Large cap technology companies are hard to compare. Those selling software usually have giant margins while hardware companies tend to have weaker margins. Some experience revenue growth. Others have great cash flow. How do you compare Apple (AAPL), Amazon (AMZN), Google (GOOG), IBM (IBM), Qualcomm (QCOM), and Microsoft (MSFT)? No one metric works well to measure them against each other. The tool box analysts use just doesn't seem up to the task.
My answer: Stack the metrics up. Those weak on one metric will make up for it on another. The best will shine through. The metrics I'll use are gauge the relative strengths across a wide set of parameters. They include measures to test efficiency, cash flow, growth, and profitability:
1. Inventory Turnover
2. Free cash/Sales%
3. 3-Year-Average Revenue Growth
4. Operating Margin
Let the competition begin:
Apple outshines its peers with a whopping 173 points based on the four metrics. Microsoft comes in second with 96, Qualcomm second 86, Google 80, IBM 56, and Amazon trailing with a humbling 51 points.
(You'll note Google doesn't have any inventory -- a little mean of me, but it's my article -- you can spot the company some points if you like.)
Apple towers over the group: It kills on revenue growth and inventory turnovers and holds its own when it comes to free cash and operating margins.
Next Up: How To Value The Companies
When it comes to valuing the companies, what do you use? PE? Price/Sales? Price/Book? Price/Cash Flow? Let's use them all. Stack them up and see which is the most beloved of all.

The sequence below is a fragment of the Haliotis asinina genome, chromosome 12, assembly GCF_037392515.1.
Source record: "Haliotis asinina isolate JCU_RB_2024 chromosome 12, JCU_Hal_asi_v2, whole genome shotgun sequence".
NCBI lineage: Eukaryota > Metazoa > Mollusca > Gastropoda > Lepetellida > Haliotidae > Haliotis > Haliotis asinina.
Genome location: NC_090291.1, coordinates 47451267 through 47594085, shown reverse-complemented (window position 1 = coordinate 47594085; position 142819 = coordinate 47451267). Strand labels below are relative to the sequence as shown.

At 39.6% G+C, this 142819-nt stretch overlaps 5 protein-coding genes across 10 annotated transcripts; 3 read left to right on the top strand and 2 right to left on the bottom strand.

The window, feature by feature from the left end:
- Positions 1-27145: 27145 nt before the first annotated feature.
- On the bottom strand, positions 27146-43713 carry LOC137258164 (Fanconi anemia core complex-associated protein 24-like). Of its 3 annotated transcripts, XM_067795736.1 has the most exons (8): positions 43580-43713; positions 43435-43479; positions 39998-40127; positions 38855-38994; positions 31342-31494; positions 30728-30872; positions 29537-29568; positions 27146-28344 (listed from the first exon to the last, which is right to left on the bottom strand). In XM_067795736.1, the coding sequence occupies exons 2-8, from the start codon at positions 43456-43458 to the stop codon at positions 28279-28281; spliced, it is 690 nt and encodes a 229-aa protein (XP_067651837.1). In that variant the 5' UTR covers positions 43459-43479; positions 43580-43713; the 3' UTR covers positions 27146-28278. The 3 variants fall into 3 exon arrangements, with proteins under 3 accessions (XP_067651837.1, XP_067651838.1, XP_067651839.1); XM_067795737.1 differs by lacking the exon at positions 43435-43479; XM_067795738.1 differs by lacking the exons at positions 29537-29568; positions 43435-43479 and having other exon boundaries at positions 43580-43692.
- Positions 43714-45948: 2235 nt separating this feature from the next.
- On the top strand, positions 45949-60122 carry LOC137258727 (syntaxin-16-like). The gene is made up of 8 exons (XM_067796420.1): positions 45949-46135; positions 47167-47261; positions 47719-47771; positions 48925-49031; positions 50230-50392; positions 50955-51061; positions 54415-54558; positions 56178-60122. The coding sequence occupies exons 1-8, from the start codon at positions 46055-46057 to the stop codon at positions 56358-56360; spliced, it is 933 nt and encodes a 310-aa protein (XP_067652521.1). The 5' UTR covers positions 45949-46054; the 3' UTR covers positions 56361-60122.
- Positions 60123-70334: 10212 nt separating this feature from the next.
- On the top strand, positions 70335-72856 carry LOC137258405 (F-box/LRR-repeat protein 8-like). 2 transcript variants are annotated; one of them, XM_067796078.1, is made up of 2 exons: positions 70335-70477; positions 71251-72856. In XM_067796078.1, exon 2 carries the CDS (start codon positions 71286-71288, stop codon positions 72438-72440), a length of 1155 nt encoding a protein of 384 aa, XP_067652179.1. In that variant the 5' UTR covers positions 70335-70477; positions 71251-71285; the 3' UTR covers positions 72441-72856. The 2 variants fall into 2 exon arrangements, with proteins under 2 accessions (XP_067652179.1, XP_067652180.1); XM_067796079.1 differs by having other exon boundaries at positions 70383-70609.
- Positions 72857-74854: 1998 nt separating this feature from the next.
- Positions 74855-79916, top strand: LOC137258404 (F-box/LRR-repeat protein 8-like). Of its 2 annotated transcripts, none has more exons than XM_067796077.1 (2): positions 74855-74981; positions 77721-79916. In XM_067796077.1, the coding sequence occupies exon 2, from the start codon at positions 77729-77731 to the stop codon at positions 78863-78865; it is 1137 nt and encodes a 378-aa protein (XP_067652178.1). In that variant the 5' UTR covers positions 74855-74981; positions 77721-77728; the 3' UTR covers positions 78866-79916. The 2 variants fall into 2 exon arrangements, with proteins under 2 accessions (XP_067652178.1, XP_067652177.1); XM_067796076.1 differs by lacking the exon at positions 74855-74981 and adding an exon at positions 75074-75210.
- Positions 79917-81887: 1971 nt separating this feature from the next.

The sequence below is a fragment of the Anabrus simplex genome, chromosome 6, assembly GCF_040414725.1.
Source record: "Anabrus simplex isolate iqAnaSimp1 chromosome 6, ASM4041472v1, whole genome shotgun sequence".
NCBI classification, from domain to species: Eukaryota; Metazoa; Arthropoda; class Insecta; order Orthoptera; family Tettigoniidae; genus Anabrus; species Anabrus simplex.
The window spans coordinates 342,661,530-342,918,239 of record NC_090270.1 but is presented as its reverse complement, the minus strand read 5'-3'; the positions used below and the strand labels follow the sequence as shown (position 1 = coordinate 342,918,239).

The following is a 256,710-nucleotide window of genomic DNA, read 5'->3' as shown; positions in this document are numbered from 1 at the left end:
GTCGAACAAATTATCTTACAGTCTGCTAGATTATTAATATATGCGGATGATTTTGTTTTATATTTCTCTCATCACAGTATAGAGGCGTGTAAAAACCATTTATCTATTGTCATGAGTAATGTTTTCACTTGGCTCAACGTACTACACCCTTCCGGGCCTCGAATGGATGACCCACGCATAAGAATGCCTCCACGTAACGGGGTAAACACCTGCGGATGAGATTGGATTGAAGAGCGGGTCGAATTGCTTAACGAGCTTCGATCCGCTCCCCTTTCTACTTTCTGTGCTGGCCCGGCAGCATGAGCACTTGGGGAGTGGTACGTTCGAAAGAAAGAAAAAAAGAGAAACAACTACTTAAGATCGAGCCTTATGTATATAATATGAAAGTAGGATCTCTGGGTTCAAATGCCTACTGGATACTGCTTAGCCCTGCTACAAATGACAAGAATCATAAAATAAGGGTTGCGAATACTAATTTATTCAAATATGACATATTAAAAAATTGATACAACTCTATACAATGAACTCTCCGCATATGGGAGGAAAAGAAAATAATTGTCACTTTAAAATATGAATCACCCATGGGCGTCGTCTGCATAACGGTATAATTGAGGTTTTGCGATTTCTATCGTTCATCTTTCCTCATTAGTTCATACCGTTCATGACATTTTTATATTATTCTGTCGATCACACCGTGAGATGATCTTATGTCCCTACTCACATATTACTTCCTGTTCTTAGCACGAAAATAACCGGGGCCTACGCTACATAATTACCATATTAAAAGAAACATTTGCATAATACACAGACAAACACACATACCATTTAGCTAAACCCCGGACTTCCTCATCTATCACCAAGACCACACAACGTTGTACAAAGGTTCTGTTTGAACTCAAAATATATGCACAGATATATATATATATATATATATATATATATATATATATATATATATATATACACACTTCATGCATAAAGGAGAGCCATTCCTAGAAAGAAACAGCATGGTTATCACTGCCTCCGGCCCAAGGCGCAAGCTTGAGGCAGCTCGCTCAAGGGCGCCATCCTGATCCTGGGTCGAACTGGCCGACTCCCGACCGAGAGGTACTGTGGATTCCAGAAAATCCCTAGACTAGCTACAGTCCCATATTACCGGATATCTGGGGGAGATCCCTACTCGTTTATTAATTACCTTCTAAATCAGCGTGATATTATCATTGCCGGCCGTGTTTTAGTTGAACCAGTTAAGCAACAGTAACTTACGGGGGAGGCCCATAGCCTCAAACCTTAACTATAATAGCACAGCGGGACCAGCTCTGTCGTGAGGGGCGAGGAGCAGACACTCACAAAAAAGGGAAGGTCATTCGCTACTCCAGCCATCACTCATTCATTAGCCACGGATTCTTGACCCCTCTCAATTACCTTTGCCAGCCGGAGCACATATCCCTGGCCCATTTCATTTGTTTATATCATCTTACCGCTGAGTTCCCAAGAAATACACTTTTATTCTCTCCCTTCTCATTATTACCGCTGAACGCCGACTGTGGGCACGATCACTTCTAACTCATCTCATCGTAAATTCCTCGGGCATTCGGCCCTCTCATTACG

Clearly Amazon is the dearly beloved, valued at a Price/Everything of 162. Microsoft is the least desired at a miserable 28. Apple is a stark 35.
The Take-Away Message:
The companies with the strongest metrics are least valued and the company with the weakest metrics is most valued. And people say the market is rational!
The Final Exercise:
So, which stock is the bargain? I'll compare the ratio of stacked metrics/stacked value to uncover true value. In this case, the higher the ratio, the more undervalued the company is. Here goes:
Despite its strong run, Apple is profoundly undervalued compared to its cohort.
Who says you can't compare Apple to oranges?
Additional disclosure: The opinions in this document are for informational and educational purposes only and should not be construed as a recommendation to buy or sell the stocks mentioned. Past performance of the companies discussed may not continue and the companies may not achieve the earnings growth as predicted. The information in this document is believed to be accurate, but under no circumstances should a person act upon the information contained within. We do not recommend that anyone act upon any investment information without first consulting an investment advisor as to the suitability of such investments for his specific situation.